One of the biggest misconception we have that we are a rational logical being who see the world as it really is. But the truth is, we have no clue why we act the way we do, choose the things we choose or think the thoughts we think.
The common wisdom was that our brain anatomy was fixed. After childhood, our brain changed only when brain cells failed to develop properly or were injured, or died, they could not be replaced. Nor could the brain ever alter its structure and find a new way to function if part of it was damaged. The theory of the unchanging brain decreed that people who were born with brain or mental limitations or who sustained brain damage would be limited or damaged for life.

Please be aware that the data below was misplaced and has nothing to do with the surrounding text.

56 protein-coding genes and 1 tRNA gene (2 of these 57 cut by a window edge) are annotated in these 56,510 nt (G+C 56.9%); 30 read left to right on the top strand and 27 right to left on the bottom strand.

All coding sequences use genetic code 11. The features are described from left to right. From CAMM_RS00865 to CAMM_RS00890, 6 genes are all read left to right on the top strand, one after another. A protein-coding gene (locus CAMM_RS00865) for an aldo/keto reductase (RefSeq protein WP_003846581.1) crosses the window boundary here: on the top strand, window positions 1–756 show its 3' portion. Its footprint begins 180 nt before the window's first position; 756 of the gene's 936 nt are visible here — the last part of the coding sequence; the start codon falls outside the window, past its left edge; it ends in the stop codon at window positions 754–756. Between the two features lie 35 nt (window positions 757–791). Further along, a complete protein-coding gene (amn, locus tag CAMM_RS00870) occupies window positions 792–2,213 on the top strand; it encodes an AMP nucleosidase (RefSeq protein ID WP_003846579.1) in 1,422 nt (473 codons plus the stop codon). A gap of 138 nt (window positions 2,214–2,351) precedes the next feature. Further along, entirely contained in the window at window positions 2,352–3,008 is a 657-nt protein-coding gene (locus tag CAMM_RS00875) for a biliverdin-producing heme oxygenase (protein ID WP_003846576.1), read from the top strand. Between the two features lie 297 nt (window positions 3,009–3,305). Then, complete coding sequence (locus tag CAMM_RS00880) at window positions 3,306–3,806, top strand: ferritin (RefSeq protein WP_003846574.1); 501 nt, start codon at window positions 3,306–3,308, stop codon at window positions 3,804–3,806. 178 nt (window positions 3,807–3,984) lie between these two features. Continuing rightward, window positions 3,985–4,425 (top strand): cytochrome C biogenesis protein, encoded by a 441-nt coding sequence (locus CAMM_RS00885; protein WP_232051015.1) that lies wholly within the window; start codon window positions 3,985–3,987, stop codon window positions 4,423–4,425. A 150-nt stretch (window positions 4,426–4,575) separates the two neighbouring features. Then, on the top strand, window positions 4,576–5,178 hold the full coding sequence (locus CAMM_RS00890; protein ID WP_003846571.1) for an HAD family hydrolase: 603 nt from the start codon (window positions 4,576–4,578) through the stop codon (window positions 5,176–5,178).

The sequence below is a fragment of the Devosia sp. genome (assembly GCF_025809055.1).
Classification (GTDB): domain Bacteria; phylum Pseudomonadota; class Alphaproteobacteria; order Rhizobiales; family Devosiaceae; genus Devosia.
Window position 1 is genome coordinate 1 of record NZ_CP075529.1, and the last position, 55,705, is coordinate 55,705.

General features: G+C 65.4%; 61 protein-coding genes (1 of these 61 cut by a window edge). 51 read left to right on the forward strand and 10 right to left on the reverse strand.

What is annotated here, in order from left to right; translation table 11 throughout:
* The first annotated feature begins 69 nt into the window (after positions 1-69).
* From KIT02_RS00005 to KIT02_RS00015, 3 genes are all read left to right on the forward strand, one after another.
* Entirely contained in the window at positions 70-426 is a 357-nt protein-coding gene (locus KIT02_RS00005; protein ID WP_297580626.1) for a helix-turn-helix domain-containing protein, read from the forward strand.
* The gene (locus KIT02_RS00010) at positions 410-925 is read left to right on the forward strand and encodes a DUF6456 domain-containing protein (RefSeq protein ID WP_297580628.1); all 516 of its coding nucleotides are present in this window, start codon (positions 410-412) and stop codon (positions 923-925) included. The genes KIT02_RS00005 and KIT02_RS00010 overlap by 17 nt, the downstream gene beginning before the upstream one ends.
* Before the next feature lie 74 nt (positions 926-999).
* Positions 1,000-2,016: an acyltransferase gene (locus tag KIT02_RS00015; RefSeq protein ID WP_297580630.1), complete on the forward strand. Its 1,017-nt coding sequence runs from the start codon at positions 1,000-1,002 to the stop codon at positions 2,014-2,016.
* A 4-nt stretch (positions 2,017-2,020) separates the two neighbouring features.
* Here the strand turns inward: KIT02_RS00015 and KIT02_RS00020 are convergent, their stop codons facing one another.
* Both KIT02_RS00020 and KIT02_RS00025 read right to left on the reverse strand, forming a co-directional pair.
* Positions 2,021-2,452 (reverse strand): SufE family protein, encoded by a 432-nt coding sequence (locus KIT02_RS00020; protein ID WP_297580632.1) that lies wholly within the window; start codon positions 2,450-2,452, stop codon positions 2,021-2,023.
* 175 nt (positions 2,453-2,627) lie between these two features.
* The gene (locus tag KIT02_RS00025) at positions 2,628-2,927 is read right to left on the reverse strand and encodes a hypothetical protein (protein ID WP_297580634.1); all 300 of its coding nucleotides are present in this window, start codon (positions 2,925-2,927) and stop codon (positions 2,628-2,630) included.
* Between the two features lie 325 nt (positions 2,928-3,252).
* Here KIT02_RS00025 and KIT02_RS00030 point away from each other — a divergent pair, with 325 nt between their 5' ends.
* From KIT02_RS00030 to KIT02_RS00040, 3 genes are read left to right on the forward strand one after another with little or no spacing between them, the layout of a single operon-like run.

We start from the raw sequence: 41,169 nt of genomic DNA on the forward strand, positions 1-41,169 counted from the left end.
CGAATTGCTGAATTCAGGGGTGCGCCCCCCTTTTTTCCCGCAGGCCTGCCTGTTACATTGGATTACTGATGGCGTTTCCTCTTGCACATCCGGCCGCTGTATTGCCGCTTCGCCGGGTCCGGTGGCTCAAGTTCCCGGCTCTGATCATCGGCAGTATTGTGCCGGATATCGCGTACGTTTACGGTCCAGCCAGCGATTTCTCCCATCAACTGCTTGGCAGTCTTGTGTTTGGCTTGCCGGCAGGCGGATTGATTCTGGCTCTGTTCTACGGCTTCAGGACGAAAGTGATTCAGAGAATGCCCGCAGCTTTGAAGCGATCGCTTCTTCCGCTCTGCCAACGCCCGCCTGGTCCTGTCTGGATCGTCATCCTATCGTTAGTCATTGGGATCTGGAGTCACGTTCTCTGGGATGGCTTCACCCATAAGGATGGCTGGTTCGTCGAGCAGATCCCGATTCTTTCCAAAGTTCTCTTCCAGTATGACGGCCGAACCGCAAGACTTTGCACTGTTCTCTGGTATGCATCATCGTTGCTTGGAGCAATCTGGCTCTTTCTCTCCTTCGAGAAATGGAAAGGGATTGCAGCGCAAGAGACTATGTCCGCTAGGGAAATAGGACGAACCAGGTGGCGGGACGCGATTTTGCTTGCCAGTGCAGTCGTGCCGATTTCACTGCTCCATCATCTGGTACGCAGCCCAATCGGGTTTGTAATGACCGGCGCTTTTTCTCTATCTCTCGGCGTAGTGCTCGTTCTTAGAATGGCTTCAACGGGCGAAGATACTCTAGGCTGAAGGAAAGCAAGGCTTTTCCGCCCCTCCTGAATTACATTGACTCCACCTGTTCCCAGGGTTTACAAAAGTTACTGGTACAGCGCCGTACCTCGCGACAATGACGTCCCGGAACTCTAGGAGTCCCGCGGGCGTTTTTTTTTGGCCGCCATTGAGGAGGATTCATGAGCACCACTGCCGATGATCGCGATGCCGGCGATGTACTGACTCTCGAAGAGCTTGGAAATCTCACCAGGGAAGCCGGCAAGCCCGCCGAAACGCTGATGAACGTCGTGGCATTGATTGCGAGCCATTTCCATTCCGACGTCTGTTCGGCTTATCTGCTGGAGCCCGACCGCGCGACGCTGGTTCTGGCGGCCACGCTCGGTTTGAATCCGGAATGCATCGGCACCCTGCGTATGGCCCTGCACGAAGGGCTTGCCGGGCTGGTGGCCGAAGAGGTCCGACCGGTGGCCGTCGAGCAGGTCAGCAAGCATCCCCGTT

Siddhartha is a 1922 novel by Hermann Hesse, a German-born Nobel Prize winner in Literature (1946). It is a story of a spiritual journey of self-discovery of a man named Siddhartha during the time of the Gautam Buddha.
In a hope to find peace and enlightenment, Siddhartha left his home with his best friend Govinda into the forest and become a Samana. Hesse's story of Siddhartha shows that peace and understanding can't be attained through intellectual methods, or nor through accompanying pain of samsara.